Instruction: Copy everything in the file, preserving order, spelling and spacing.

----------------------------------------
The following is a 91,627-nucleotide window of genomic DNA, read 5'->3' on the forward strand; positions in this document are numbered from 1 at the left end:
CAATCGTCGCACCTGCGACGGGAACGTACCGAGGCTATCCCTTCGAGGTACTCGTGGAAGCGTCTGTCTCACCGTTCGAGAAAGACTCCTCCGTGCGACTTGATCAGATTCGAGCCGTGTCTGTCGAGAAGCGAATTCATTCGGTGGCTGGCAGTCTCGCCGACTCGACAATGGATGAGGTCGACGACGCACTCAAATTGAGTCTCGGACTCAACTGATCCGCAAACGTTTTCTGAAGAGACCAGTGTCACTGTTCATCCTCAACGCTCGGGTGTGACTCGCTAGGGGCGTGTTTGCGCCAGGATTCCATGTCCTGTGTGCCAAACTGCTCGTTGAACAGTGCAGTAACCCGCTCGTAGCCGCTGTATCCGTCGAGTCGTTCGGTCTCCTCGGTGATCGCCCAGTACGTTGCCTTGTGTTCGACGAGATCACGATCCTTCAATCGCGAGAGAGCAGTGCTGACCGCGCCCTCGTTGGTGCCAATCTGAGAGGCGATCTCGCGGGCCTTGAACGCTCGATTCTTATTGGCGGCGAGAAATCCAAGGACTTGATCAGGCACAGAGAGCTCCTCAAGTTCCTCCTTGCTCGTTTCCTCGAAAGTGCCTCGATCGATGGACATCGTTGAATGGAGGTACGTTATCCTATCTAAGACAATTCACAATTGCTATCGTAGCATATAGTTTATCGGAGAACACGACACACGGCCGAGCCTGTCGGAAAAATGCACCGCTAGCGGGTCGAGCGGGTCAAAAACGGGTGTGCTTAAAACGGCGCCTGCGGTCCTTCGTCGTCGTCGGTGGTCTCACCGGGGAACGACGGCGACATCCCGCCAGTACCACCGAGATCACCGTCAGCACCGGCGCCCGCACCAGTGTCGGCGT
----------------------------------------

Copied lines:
The following is a 91,627-nucleotide window of genomic DNA, read 5'->3' on the forward strand; positions in this document are numbered from 1 at the left end:
CAATCGTCGCACCTGCGACGGGAACGTACCGAGGCTATCCCTTCGAGGTACTCGTGGAAGCGTCTGTCTCACCGTTCGAGAAAGACTCCTCCGTGCGACTTGATCAGATTCGAGCCGTGTCTGTCGAGAAGCGAATTCATTCGGTGGCTGGCAGTCTCGCCGACTCGACAATGGATGAGGTCGACGACGCACTCAAATTGAGTCTCGGACTCAACTGATCCGCAAACGTTTTCTGAAGAGACCAGTGTCACTGTTCATCCTCAACGCTCGGGTGTGACTCGCTAGGGGCGTGTTTGCGCCAGGATTCCATGTCCTGTGTGCCAAACTGCTCGTTGAACAGTGCAGTAACCCGCTCGTAGCCGCTGTATCCGTCGAGTCGTTCGGTCTCCTCGGTGATCGCCCAGTACGTTGCCTTGTGTTCGACGAGATCACGATCCTTCAATCGCGAGAGAGCAGTGCTGACCGCGCCCTCGTTGGTGCCAATCTGAGAGGCGATCTCGCGGGCCTTGAACGCTCGATTCTTATTGGCGGCGAGAAATCCAAGGACTTGATCAGGCACAGAGAGCTCCTCAAGTTCCTCCTTGCTCGTTTCCTCGAAAGTGCCTCGATCGATGGACATCGTTGAATGGAGGTACGTTATCCTATCTAAGACAATTCACAATTGCTATCGTAGCATATAGTTTATCGGAGAACACGACACACGGCCGAGCCTGTCGGAAAAATGCACCGCTAGCGGGTCGAGCGGGTCAAAAACGGGTGTGCTTAAAACGGCGCCTGCGGTCCTTCGTCGTCGTCGGTGGTCTCACCGGGGAACGACGGCGACATCCCGCCAGTACCACCGAGATCACCGTCAGCACCGGCGCCCGCACCAGTGTCGGCGT